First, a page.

Some of the ads also made “scent-free,” “odor-free,” and “100%” claims about removing human odor, including graphics showing odor unable to escape the fabric. This too was literally false.
Some ads used “odor-eliminating technology” or “odor-eliminating clothing,” but qualified this (or contradicted it) with further statements—for example, later stating that activated carbon would “virtually eliminat[e]” odor or that the clothing “substantially reduces the chance” that deer will catch the hunter’s scent (I don’t understand why that one is a qualification of the elimination claims—given that humans have been hunting deer successfully for a while, the chance that a hunter not wearing the clothing will be detected is not 100%; a reduction from 30% to 0% is surely substantial). The court found these ads not literally false because the qualifying language might lead reasonable consumers to understand that the clothing can only reduce odor. (If the elimination claim is the slogan, isn’t it a bit bait and switch to sort of qualify the claim later on?)
Plaintiffs’ testimony, along with testimony of several plaintiffs in related cases, was insufficient to create a credible inference of confusion among a significant portion of consumers. (Why is this true? Are these plaintiffs unreasonable consumers? In trademark cases, we routinely presume that consumer confusion is so hard to uncover, because consumers are so unlikely to take the effort to complain, that any evidence of actual confusion is good evidence of likely confusion. Certainly such evidence is more than enough to substitute for a survey; as Barton Beebe has shown, TM surveys are pretty rare and successful TM plaintiffs are not nearly so rare. Moreover, courts tend to poke pretty hard at surveys when they are present, for reasons that are often justified; why idealize the truth-finding power of surveys when they’re not present and actual deceived consumers are?)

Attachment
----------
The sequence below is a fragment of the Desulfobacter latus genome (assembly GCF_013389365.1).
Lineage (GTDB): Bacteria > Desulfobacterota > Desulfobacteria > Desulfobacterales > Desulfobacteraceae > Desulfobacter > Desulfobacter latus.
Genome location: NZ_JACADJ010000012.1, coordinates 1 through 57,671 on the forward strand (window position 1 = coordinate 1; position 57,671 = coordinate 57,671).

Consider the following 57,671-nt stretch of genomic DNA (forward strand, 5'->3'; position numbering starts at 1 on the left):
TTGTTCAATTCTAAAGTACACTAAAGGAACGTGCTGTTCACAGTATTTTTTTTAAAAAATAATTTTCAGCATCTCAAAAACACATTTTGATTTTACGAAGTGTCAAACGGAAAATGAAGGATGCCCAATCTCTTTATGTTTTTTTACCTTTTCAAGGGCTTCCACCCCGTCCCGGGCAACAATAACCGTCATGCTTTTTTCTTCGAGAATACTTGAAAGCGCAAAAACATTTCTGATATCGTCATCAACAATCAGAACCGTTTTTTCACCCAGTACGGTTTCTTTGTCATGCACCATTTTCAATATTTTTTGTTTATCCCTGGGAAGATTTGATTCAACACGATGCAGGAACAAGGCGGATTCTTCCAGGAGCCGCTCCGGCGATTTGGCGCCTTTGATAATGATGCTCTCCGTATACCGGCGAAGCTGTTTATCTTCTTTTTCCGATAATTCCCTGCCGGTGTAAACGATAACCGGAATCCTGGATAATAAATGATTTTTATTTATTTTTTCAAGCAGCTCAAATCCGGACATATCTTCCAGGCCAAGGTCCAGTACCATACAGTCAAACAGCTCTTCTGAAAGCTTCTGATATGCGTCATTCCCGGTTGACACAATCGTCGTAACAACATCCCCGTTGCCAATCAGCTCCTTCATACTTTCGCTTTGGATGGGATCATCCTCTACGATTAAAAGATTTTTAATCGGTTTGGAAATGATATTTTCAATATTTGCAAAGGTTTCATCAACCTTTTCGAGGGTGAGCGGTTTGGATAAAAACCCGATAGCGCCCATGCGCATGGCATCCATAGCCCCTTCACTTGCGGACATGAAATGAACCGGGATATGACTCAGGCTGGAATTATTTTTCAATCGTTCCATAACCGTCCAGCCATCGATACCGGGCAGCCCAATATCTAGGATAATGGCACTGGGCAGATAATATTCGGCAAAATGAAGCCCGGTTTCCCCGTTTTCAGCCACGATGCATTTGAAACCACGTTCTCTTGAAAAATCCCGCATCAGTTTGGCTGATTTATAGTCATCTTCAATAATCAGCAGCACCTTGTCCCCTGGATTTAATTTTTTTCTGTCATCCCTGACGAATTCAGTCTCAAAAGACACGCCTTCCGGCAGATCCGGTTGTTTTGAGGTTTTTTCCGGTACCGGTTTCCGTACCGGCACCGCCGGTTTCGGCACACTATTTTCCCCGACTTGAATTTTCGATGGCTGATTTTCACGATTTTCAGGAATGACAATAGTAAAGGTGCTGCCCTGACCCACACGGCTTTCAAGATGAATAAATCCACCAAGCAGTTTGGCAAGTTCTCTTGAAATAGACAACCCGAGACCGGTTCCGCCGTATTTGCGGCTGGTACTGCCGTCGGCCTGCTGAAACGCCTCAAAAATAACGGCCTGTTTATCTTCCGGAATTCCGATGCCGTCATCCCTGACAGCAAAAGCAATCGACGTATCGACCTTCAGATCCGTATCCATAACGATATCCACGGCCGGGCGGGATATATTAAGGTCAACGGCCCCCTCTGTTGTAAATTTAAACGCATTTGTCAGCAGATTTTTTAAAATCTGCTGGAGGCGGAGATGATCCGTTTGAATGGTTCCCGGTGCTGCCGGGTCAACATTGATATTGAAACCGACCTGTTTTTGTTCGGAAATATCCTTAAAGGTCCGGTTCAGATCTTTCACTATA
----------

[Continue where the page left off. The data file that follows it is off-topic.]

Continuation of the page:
The court quoted an earlier case which held that “a small group of [plaintiff’s] friends, allies, and supporters [does not constitute] a valid survey group from which to determine whether actual confusion exists.” How can this be true unless this is also a credibility finding? If the plaintiffs’ testimony is true, they were actually confused—and is it so hard to believe that they would be confused by the supposedly ambiguous ads when the court has already found, easily, that other ads using the same key language were literally false? It may be true that a pocket of confusion doesn’t establish likely confusion among a substantial number of reasonable consumers, but at the very least a factfinder could infer from these consumers’ confusion that other reasonable consumers are likely to react in the same way. However, the court held that the ads with qualifying language were “not misleading as a matter of law.”
Plaintiffs argued that there was evidence of intent to deceive the public, but the court held that “Plaintiffs cite no authority, and the Court finds none, holding that such evidence is an acceptable substitute for evidence of actual consumer confusion.” Somebody was using the wrong search terms. E.g., Porous Media Corp. v. Pall Corp., 110 F.3d 1329, 1333 (8th Cir. 1997) (noting, in a Lanham Act false advertising case, that a presumption of deception upon a finding of intent to deceive has been approved by several courts, and citing same). Here, have another: McNeilab, Inc. v. American Home Prods. Corp., 501 F. Supp. 517, 530 (S.D.N.Y. 1980) (“[P]roof that the advertiser intended to communicate a false or misleading claim is evidence that the claim was communicated, since it must be assumed that more often than not advertisements successfully project the messages they are intended to project, especially when they are professionally designed, as the ones involved here were.”).
On to the reactivation claim. Many of the ads simply stated that the clothing could be “reactivated” for future use; the court was unwilling to find that this communicated a “like new” claim. “Reactivate” has more than one reasonable interpretation—some continued beneficial use might count as reactivation, even if there’s not complete or total restoration. So, for the same reasons noted above, such ads weren’t actionable. However, the “like new” and “pristine” ads were literally false.
Finally, the court dismissed plaintiffs’ claim for injunctive relief under the Minnesota Uniform Deceptive Trade Practices Act, because the plaintiffs were at no risk of future harm, given that they were aware of the false advertising.